In this charming simple story, things are lost, things are found and, somehow, it's all just as it should be.Sometimes things are lost. A hair ribbon. A pencil. A dog on a leash. But when someone loses a thing, another person may find it, sometimes with surprising results. In this thoughtful and deceptively simple story, several things are lost, and then each is found --- not always by the person who lost it, but always by someone who can use it.Though for most young children --- and their grownups! --- losing something is a cause for stress, Carey Sookocheff's delightful picture book presents the experience in a calm, matter-of-fact tone and invites readers to consider things from a different perspective. The subtle message is one we can all learn from --- while you can't always control what happens, you can manage how you respond.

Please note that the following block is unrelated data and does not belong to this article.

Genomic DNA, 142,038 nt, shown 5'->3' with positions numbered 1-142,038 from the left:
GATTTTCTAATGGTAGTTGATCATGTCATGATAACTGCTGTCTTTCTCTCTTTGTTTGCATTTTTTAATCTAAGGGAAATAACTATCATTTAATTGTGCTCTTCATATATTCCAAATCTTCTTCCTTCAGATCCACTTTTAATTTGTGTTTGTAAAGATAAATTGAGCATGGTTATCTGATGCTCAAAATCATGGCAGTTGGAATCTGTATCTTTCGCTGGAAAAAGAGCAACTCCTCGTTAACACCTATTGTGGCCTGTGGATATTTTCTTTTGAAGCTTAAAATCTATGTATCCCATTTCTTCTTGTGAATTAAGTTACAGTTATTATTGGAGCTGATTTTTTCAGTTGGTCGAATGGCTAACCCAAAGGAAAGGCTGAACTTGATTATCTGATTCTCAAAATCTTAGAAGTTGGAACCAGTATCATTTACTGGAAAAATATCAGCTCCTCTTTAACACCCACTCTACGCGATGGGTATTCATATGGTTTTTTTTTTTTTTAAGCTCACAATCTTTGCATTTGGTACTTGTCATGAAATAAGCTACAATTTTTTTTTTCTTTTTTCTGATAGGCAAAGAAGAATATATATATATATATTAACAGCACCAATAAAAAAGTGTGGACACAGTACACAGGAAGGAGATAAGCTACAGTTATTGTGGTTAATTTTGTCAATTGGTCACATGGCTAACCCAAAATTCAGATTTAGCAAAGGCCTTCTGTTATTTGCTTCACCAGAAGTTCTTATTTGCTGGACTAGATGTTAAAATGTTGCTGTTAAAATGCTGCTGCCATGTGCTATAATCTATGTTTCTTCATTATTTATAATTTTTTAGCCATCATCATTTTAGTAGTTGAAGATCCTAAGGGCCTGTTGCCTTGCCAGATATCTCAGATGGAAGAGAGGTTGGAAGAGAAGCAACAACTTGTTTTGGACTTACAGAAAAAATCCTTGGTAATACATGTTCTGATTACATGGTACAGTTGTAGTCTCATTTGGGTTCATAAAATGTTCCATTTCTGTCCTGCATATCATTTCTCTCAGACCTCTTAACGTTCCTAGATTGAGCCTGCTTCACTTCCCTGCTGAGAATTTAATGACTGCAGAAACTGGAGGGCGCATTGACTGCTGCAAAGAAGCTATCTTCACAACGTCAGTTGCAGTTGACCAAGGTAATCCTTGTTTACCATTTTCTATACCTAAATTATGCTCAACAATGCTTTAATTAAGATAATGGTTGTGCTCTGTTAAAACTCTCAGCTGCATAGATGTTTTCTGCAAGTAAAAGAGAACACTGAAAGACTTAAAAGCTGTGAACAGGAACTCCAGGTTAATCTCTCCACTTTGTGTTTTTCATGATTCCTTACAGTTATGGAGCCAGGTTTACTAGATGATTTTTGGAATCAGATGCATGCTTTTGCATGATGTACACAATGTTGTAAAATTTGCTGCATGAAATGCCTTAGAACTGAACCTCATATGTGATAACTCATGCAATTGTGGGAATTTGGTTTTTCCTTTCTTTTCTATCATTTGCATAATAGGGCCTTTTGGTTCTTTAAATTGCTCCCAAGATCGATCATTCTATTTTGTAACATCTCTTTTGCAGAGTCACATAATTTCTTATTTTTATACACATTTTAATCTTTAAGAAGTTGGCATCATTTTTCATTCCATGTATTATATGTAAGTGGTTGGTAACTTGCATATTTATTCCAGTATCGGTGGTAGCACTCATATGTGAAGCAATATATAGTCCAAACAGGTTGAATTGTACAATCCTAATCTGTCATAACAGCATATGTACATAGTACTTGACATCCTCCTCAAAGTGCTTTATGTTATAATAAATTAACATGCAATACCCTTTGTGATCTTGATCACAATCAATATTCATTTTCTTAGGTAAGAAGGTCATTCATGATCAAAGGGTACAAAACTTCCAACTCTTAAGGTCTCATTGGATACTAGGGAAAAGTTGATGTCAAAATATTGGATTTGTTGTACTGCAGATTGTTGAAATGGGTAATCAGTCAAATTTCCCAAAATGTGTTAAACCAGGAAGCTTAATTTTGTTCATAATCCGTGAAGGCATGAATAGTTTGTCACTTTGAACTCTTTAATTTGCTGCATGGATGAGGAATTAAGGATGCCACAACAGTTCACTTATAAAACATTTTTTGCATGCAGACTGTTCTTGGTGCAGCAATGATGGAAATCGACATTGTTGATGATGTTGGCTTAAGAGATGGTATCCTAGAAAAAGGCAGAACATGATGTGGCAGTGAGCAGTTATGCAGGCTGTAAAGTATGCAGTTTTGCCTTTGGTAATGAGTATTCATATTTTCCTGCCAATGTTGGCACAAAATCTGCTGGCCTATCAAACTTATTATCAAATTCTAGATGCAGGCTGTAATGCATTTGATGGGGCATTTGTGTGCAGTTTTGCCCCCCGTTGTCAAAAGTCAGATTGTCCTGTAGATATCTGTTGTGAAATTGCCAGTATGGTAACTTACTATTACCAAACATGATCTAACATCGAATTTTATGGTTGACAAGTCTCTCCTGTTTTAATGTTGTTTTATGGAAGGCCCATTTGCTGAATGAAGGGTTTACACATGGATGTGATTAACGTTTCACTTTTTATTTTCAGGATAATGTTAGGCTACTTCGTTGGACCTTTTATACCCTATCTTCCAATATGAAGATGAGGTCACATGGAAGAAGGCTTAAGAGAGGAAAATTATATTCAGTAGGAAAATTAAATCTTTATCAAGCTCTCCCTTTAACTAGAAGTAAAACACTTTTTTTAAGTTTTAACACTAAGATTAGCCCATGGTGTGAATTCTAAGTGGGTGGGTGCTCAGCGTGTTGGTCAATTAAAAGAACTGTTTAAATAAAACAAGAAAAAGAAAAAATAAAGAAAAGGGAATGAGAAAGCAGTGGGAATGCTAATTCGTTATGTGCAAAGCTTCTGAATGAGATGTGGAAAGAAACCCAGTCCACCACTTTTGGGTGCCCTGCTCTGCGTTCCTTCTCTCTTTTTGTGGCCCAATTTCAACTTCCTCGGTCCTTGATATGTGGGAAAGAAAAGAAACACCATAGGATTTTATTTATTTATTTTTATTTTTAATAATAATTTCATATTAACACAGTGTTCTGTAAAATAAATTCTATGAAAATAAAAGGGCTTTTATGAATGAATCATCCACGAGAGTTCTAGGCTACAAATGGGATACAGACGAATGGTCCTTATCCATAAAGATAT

With very spare text and easy-to-follow visual storytelling, the book has a this-then-that rhythm that is reassuring and pleasant. It also begins and ends with the same girl walking her dog in the park, making for a cohesive and satisfying story. The illustrations use a limited, cool palette with the color orange signifying each of the lost items, perfect for enhancing observational skills and visual literacy. This book would work well as a jumping off point for children to create stories of their own, imagining what might have happened to something they've lost, who might have found it, and what might happen to it next.Full-color illustrations rendered with acrylic gouache and drawing pencil.
Scholastic Reading Counts